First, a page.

Teacher Leadership is Focus of Conference

sponKappa Delta Pi, the International Honor Society in Education, is hosting a conference this week at Mount Royal University. The Faculty of Continuing Education and Extension at Mount Royal University is proud to sponsor this prestigious event.

Learning, Leadership and Practice: Educating Global Citizens will take place from October 2-4 in the Roderick Mah Centre for Continuous Learning.

Dr. Charles Webber, Dean of Continuing Education and Extension at MRU, notes, “This conference will profile the groundbreaking efforts of international scholars and educational professionals to enhance the social and human capacity needed to sustain a civil society. It also will be a unique opportunity for participants to plan ongoing collaboration with peers from around the globe.”

Dr. Ann Lieberman
Dr. Ann Lieberman

Keynote speaker Dr. Ann Lieberman of Stanford University will give a presentation entitled Teacher Leadership: What Do We Know So Far?

Dr. Lieberman says that schools and teachers today are under increasing pressure to adapt teaching methods to help students become critical thinkers and problem solvers. Merely following established curriculum is not advancing the profession to meet the societal goal to create globally responsible citizens.

“A big idea is to create conditions for teachers to develop, and be supported in, their own leadership activities. Teachers have greater opportunities to change culture from within rather than relying on external expertise for professional development,” Dr. Lieberman says.

Dr. Lieberman will give examples of teachers being empowered to facilitate their own learning. These include the National Writing Project, a program established at Berkeley in 1974 and now offered across the US, to improve writing and learning for all learners. Another is the Teacher Learning and Leadership Program (TLLP), an annual project-based professional learning opportunity for experienced classroom teachers to take on leadership roles.

Dr. Lieberman will use these and other examples to examine what is going on when teacher leadership programs are working, and how schools and principals can support programs like these to create teacher leaders.

Dr. Ann Lieberman is an emeritus professor from Teachers College, Columbia University, and now Senior Scholar at Stanford University. She has been a Senior Scholar at The Carnegie Foundation for the Advancement of Teaching for the past 10 years. She was also president of the American Educational Research Association (AERA) in 1992. She was named a Kappa Delta Pi (KDP) Laureate in 1995. She is widely known for her work in the areas of teacher leadership and development, collaborative research, networks and school-university partnerships, and the problems and prospects for understanding educational change.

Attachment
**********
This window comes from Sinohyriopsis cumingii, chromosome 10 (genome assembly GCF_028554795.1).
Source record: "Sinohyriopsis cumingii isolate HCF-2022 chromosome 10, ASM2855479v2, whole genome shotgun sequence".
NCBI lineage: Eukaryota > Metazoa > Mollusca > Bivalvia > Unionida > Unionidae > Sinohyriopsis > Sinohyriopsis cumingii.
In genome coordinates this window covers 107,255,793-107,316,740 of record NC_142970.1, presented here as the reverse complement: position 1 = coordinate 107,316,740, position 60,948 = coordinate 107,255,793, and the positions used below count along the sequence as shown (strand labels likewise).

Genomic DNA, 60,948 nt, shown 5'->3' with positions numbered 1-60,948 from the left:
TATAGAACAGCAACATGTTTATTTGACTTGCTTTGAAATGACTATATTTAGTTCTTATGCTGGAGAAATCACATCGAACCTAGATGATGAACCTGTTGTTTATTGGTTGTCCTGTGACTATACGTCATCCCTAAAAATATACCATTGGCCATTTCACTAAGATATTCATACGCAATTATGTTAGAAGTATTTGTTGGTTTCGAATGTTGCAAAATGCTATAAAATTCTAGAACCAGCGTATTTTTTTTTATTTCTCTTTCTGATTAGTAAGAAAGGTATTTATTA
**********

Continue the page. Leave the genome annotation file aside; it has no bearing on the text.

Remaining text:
See previous blog posts about this conference:

– by Karen McCarthy

Project Management Student Now on Advisory Committee

Blog_Parvez_F14Working towards becoming a Project Management Professional (PMP) is yet another career stepping stone for Parvez Dhalech.

Parvez came to Calgary in 1996 from his native India, where he had a degree in psychology. Not finding any work in his field, he went on to earn his diploma in Computer Science at SAIT. He started his career as a software developer in 2000, working in IT for Shaw Communications for five years and for four years in corporate sales in South Africa.

Since 2008 Parvez has been an IT consultant in oil and gas, with a client list that includes Nexen, Transcanada Pipelines, Digital Oilfield Solutions and Cenovus Energy. He is currently heading a major IT project for the City of Calgary.

During his spare time Parvez, his wife and two children have embraced Calgary’s great outdoor activities like camping, hiking and skiing.

In the spring of 2014, Parvez decided to take MRU’s Project Management Extension Certificate. He is finishing up his Final Assessment Paper, presenting the City of Calgary IT project. The next step in becoming a Project Management Professional is to write the Project Management Institute’s exam, which he will be doing in the near future.

“I heard great things about Mount Royal University before I joined. It has a reputation for helping people meet their goals,” Parvez says.

He appreciated the flexibility to take courses while working full-time. “Mount Royal offers great options for professionals — I couldn’t just put aside my projects to come to class. Working downtown and coming here two evenings a week worked very well for my schedule,” he says.

Parvez appreciated the theoretical knowledge that the program gave him to complement his years of practical project management experience. “The instructors are highly educated, currently working in the field and PMI certified,” he says. “They have a wealth of experience and knowledge which helped me learn the theory side of things.”

“The team here has a great support structure,” Parvez notes. And now he will be part of that support team. In the spring Parvez was invited to sit on the Project Management Advisory Committee as a student representative, having been recommended by one of his instructors.

The Advisory Committee is a volunteer group of industry experts — plus one student and one graduate — who meet regularly to help ensure that Mount Royal’s Project Management curriculum is current and relevant. They also develop new programs like the Project Management in Construction Extension Certificate to meet training needs in Calgary and beyond.

— by Karen McCarthy

Scottish Sustainability Program to be Presented at Conference

Morag Watson
Morag Watson

What does sustainability mean to you? To Morag Watson and her colleagues at Learning for Sustainability Scotland (LfS Scotland), it’s a concept that encompasses 4 important pillars:

  • Citizenship education
  • Sustainable development in education
  • Outdoor learning
  • Children’s rights

The creation of this United Nations-recognized Regional Centre of Expertise on Education for Sustainable Development has resulted from a profound change in the way that people think about sustainability and education, and required buy-in from leaders at all levels. This change in how people think about sustainability and education has had a significant impact on the Scottish education system.